Tag Archives: craniosacral therapy

Since I’ve Been Gone

Hey everyone.

So it’s been a while. Two weeks, in fact. I needed to take a break, I think, from writing the blog.

I had two goals when I started this — 1) to give curious, concerned friends and family one place to go to get information on my situation, and 2) to document my story for others who may be suffering from Superior Canal Dehiscence Syndrome, and considering what to do about it.

It’s hard to not feel like I’m complaining all the time. There’s a fine line between “documenting” and hosting a pity party in situations like this, and I felt like I was trending toward bitching.

I’ve realized in the past two weeks that I’m in for a roller coaster ride. Just as I was getting used to the tinnitus and severe hearing loss in my right ear, and thinking “I’m not thrilled about it, but I can deal with this,” I started to relapse into the same old symptoms. Swimmy-headedness (the medical term, not to be confused with dizziness, is “giddiness”), brain fog, fatigue, and pretty severe muscle soreness on the stabilizing muscles of my left leg. Essentially, the piriformis, hamstring, IT-Band, calf and ankle. The reason for this, I’m told, is that my left side is doing lots of work to compensation for the balance problems on my surgically repaired side — especially when I do balance exercises, which is almost constantly. So I’m laying off that for a while and going to a chiropractor, while seeking extra PT for the muscle issues.

The cognitive issues come and go. It’s hard to pin down what causes them, but they only just began about ten days ago. Is it the weather? Sinus trouble? Is it the dehiscence in my left ear? Is it the healing/damage from the surgery? Does the craniosacral therapy help or hurt? I can’t tell. I don’t know. It sucks and it’s scary. My greatest fear was to go through this traumatic surgery, suffer some kind of significant side-effect, and then learn I’m not even better than I was before. Right now, that’s seems to be the situation as best I can tell, but I’m trying to fight through it and live as normally as possible in hopes that with time it will all improve. Folks tell me the recovery can take up to a year. Folks tell me to be patient. That’s a recurring theme.

I can walk up to 2.5 miles now in about 36 minutes, I’m heading back to work on Tuesday, and while I get really tired really fast, I’m hanging in there most days. Laying down for twenty minutes helps reset and calm things down, so there will be a pillow in my office going forward. I continue to see my fantastic vestibular therapist, who is now working with me to steady my vision while walking — so my field of view doesn’t bounce quite as much. It’s interesting work.

So, that’s where I am. A bit of good news creatively and professionally have lifted my spirits, as has the success of my Kentucky Wildcats in the NCAA tournament. I’m going to try to get back to writing here more, and also buckling into the SCDS documentary I’ve started.

Thanks for reading!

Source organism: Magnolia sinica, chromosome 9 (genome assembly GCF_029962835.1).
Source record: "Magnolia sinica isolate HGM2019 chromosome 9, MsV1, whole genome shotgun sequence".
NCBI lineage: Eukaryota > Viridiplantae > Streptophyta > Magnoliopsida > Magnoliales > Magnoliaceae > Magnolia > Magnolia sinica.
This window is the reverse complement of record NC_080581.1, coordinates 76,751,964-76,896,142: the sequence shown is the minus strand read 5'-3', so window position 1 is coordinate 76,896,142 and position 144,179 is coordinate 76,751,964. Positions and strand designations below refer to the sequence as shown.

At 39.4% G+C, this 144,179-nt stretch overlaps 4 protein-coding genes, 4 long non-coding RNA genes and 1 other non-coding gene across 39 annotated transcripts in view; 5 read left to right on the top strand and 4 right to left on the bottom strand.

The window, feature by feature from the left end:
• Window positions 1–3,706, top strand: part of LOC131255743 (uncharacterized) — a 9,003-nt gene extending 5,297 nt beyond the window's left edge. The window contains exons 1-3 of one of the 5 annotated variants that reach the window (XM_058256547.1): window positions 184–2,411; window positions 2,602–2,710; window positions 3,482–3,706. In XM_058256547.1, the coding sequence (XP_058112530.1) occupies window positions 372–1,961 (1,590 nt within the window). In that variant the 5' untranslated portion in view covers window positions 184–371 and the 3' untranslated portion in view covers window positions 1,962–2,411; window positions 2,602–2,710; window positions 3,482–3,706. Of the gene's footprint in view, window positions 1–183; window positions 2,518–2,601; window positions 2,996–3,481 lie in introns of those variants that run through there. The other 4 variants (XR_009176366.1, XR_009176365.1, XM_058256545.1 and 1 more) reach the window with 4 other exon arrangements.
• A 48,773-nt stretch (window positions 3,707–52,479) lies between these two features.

Craniosacral Therapy

Updating a previous post about my vestibular therapy experience as it pertains to symptoms of superior canal dehiscence syndrome, what I called “manual manipulation” is actually “craniosacral therapy.” A few folks have asked me about it since I professed how much help it was to me in remaining functional before my diagnosis, but I had the name of the therapy all wrong and wanted to note the correction. I’ve added my PT to my links, under “My SCDS People.”

Vestibular Therapy

As I’ve noted a few times in previous posts, I’ve been undergoing vestibular therapy since August. For most of that time we had no real idea what was wrong with my vestibular system, but we were sure that it was pretty effed up. I was also experiencing muscle weakness,  a ton of stress, and chronic fatigue.

The balance retraining exercises helped me immensely. They were often frustrating and exhausting, which I personally found a bit demoralizing, as at various points in my life I have competed as an endurance athlete — running marathons and racing bicycles over long distances.  So, to be worn out by standing on one foot for thirty seconds kind of broke my heart and pissed me off. But, like with anything I stick with and practice a lot, I improved.

My therapist is a goddess. This is true. And the biggest impact she made on life — keeping me functional — involved craniosacral therapy and massage. Craniosacral therapy is essentially a very gentle massage of the skull using a soft touch on certain pressure points. It’s not in the slightest bit painful — in fact, I sometimes fall asleep because it is so relaxing. This therapy functions to relieve pressure in the skull, which for me was a HUGE problem in my undiagnosed SCDS. My vertigo improves, the pressure in my ear and skull decreases, and my stress level goes WAY down. And let’s face it, SCDS stresses the body in dozens of ways.

Eventually, my neck and upper back were so tight and contorted from the strain of trying to stay upright that she began a massage process after the craniosacral therapy, and within two visits my headaches and back pain had disappeared.

I went for therapy twice a week for about five months, and was able to work, drive, travel, and have some very good days despite the SCDS. And after a bad day with terrible symptoms, the therapy would set me straight again. Now I go as needed. I CANNOT recommend it highly enough. This is a maintenance process, not a cure. And, without great insurance, it could certainly be expensive. Fortunately for me, I only had to pay about $12 per visit — which is basically made up by the coffee and bourbon I can no longer drink.

If you happen to be in the Chicago area suffering from symptoms of Superior Canal Dehiscence Syndrome or any other vestibular problem, I urge you to give her a call.